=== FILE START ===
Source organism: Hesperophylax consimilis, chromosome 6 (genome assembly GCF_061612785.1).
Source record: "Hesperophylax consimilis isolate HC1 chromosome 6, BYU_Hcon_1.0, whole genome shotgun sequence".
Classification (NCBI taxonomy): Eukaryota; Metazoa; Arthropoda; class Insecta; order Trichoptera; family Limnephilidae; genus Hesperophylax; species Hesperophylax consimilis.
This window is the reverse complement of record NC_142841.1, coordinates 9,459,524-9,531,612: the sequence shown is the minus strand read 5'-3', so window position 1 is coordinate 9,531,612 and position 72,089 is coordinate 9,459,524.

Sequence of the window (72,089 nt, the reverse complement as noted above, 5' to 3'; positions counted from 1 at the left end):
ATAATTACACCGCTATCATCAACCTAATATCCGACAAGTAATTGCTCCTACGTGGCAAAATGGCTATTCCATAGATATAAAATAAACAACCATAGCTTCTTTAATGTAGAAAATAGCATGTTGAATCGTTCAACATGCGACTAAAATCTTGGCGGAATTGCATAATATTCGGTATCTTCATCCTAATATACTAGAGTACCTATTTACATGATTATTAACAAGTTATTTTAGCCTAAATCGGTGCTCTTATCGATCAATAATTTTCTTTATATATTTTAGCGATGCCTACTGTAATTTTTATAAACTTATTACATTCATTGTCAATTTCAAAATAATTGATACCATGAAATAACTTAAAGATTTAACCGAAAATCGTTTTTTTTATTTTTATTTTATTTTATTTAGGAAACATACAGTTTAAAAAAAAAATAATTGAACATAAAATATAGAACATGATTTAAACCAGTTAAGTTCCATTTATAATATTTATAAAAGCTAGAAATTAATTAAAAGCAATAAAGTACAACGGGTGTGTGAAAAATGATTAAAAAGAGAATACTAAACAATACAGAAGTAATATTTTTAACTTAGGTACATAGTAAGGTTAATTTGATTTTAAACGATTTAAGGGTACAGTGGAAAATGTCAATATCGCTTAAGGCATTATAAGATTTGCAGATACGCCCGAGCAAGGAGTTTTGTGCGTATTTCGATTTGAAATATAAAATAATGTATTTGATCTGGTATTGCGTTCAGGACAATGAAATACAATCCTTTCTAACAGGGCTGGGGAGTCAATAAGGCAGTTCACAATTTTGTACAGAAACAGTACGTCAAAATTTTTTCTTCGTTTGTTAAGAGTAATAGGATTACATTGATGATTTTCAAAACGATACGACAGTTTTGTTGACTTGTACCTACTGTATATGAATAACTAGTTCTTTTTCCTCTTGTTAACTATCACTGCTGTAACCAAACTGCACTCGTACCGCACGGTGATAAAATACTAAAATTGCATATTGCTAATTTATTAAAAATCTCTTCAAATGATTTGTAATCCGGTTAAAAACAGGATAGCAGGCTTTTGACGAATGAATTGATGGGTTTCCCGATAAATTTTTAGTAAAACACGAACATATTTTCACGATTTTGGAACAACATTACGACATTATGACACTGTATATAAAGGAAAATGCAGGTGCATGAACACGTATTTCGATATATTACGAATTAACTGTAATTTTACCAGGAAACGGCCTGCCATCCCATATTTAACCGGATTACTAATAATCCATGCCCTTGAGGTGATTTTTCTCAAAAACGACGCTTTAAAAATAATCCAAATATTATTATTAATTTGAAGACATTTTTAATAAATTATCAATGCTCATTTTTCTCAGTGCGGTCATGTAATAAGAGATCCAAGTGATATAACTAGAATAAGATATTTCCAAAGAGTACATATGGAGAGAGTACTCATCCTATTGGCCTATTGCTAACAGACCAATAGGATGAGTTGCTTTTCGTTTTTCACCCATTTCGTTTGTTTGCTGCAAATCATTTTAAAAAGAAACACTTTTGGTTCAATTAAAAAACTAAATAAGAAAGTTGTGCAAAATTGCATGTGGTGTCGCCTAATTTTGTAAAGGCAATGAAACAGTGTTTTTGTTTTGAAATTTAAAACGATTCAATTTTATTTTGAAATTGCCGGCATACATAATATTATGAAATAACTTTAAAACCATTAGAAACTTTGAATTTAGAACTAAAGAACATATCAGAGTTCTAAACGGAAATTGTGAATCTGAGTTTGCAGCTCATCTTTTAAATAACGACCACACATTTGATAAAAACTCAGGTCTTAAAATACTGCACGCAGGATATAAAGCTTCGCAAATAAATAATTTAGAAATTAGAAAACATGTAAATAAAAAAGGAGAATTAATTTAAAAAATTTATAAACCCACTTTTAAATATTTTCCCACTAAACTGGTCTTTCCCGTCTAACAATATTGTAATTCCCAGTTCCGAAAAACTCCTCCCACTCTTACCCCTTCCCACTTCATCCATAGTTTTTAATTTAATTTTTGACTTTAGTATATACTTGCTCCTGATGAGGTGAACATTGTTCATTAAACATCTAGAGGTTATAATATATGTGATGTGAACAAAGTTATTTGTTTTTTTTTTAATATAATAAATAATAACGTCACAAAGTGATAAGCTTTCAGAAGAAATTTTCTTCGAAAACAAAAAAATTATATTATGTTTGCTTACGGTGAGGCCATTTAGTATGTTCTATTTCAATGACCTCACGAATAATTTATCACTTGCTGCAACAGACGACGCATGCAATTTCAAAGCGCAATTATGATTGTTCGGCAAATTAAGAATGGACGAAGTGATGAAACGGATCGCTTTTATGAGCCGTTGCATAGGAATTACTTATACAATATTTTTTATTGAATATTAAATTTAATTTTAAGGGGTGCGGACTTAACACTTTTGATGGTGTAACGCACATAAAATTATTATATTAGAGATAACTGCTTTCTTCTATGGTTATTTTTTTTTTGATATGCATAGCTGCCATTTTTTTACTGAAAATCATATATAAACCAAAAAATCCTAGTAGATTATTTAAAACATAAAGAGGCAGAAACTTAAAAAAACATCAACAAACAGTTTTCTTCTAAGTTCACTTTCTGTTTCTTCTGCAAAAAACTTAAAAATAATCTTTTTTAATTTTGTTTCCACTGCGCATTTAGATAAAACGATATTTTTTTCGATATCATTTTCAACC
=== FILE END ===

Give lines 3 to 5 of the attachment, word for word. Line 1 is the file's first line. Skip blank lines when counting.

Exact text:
Classification (NCBI taxonomy): Eukaryota; Metazoa; Arthropoda; class Insecta; order Trichoptera; family Limnephilidae; genus Hesperophylax; species Hesperophylax consimilis.
This window is the reverse complement of record NC_142841.1, coordinates 9,459,524-9,531,612: the sequence shown is the minus strand read 5'-3', so window position 1 is coordinate 9,531,612 and position 72,089 is coordinate 9,459,524.

Sequence of the window (72,089 nt, the reverse complement as noted above, 5' to 3'; positions counted from 1 at the left end):